Feb. 21, 2014:
Documents Required Aboard Private Aircraft
U.S. Customs and Border Protection (CBP), a Department of Homeland Security agency, has extended its request for comments on its existing collection of information. The commander of a private aircraft arriving in the U.S. must present for inspection by CBP officers a pilot certificate/license; a medical certificate; and a certificate of registration, which is also called a “pink slip” and is a duplicate copy of the Aircraft Registration Application. CBP says its officers use the information on these documents as an essential part of the inspection process for private aircraft arriving from a foreign country. Comments should address (a) whether the collection of information is necessary for the proper performance of the functions of the CBP, including whether the information shall have practical use; (b) the accuracy of the agency’s estimates of the collection burden; (c) ways to enhance the quality, use and clarity of the information; (d) ways to minimize the burden, including the use of automated collection techniques or the use of other forms of information technology; and (e) the annual costs to respondents or record keepers incurred by the collection of information. The comments submitted will be summarized and included in the CBP request for Office of Management and Budget (OMB) approval. [OMB No. 1651-0058]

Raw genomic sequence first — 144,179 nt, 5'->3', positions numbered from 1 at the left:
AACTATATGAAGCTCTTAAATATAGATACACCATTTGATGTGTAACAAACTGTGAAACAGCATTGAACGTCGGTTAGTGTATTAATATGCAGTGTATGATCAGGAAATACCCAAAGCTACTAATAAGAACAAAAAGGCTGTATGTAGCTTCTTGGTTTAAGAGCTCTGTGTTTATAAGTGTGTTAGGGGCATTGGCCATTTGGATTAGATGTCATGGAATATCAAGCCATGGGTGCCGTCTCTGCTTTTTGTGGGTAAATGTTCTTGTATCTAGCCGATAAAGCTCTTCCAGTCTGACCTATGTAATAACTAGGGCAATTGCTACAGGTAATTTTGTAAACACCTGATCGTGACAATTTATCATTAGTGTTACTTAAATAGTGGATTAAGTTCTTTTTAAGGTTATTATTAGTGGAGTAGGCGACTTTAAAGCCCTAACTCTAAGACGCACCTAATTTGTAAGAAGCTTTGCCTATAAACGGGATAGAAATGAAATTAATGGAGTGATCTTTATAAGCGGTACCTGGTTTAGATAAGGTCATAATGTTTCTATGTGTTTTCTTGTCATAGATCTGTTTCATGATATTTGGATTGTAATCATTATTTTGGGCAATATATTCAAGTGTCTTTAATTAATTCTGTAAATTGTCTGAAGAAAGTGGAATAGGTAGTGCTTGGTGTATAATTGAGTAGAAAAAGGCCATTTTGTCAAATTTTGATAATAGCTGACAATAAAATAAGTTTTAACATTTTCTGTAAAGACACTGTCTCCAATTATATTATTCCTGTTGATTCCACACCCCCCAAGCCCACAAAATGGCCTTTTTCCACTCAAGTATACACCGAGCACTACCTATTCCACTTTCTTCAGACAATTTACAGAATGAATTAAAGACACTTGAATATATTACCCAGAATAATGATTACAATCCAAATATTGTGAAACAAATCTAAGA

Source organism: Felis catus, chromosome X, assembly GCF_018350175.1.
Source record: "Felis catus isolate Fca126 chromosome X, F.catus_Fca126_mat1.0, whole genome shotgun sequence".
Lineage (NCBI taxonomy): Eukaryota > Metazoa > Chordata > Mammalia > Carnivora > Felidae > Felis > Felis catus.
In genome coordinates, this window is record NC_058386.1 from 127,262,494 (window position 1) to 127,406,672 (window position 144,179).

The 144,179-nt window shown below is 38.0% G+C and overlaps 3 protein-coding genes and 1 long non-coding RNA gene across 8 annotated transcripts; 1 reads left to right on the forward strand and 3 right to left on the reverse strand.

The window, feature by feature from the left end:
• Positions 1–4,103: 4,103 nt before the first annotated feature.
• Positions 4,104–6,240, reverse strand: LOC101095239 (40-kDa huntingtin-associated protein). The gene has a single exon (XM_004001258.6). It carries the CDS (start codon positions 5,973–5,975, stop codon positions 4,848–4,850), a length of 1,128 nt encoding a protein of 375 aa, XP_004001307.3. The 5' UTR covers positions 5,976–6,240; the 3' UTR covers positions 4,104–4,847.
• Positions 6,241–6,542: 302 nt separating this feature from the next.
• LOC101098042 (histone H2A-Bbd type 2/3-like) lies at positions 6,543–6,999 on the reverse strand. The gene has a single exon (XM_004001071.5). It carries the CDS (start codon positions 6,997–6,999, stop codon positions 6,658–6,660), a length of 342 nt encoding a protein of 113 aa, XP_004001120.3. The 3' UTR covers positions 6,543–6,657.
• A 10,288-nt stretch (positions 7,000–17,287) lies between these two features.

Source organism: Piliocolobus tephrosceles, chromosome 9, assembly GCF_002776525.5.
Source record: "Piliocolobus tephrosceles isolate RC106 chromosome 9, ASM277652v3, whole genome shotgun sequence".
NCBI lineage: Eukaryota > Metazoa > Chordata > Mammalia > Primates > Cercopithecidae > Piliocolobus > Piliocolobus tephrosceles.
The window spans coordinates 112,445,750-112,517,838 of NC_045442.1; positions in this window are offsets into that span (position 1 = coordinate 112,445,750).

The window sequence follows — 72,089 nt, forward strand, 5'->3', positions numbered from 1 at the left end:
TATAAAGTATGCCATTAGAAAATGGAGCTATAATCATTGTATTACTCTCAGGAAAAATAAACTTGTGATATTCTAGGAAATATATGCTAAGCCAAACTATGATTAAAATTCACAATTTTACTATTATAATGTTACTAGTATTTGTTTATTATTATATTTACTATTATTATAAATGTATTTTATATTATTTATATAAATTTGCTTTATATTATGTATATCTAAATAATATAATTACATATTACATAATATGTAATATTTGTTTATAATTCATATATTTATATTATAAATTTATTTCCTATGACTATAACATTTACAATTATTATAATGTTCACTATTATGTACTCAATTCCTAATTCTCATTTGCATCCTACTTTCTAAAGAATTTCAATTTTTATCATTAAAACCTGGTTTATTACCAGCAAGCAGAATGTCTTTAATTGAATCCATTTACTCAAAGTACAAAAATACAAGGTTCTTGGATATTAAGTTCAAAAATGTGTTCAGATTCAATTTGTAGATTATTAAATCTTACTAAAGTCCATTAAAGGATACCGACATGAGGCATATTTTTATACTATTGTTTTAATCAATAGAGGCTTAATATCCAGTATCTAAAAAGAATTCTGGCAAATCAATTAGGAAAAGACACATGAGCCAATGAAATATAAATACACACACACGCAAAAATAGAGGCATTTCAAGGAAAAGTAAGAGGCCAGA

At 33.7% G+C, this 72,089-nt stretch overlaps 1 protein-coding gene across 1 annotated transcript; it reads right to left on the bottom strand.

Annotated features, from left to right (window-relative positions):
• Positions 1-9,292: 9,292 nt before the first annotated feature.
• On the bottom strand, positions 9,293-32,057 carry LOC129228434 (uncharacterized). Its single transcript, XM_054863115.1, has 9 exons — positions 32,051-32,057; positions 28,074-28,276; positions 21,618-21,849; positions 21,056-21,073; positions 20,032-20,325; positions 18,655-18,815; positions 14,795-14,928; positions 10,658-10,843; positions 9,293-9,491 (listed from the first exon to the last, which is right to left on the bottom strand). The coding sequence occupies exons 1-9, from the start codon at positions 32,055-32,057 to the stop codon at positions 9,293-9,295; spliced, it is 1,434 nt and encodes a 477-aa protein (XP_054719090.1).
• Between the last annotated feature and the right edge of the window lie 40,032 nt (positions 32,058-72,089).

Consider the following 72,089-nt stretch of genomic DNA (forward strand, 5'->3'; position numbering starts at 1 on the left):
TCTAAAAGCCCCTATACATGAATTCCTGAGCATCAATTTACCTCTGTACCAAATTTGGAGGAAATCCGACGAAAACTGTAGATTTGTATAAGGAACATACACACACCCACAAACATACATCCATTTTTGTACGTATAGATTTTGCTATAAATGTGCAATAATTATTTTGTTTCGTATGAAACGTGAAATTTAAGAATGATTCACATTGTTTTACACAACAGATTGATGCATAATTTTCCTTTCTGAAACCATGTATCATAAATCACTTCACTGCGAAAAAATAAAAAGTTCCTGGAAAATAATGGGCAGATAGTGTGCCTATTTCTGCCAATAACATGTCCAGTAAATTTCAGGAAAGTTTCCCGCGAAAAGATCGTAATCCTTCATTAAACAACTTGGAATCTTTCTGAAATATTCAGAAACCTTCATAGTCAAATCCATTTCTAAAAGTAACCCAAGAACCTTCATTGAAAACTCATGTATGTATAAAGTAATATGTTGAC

July 4, 2014:
Taws Equipage for Canadian Aircraft with Six or More Passenger Seats
Transport Canada (TC) announced on July 4, 2012, new regulations that would improve safety for small aircraft that fly into remote wilderness or mountainous areas where the danger of flying into terrain is highest. Under the new regulations, commercial operators will have to install a terrain awareness and warning system (Taws) in turbine-powered airplanes with six or more passenger seats. Operators will have two years from implementation to equip their airplanes with Taws. The regulations comply with the International Civil Aviation Organization’s standards and bring Canadian regulations close to those of other aviation authorities, including the U.S. and European Union. Canada’s TSB also recommended the wider use of Taws to help pilots assess their proximity to terrain. Operators will have five years to equip with an enhanced altitude accuracy function.
Jan. 1, 2017:
European Union Tcas Version 7.1 Rule
The FAA has published an Information for Operators regarding an EU mandate that certain operators use the latest version 7.1 of the traffic alert and collision avoidance system (Tcas II) software. Although the International Civil Aviation Organization does not require that version 7.1 software be installed for international flights in new and existing aircraft until Jan. 1, 2014, and Jan. 1, 2017, respectively, the EU mandated that all aircraft with a maximum takeoff weight of more than 12,500 pounds or with an authorized capacity to carry 19 passengers have the upgrade installed by March 1 this year. However, aircraft with Tcas II version 7.0 that were certified before March 1 this year have an extended deadline of Dec. 1, 2015, to comply with the mandate. The FAA recommends that operators of aircraft with Tcas II installed and that plan on operating in EU airspace need to ensure that version 7.1 software is installed to comply with the EU implementing rule.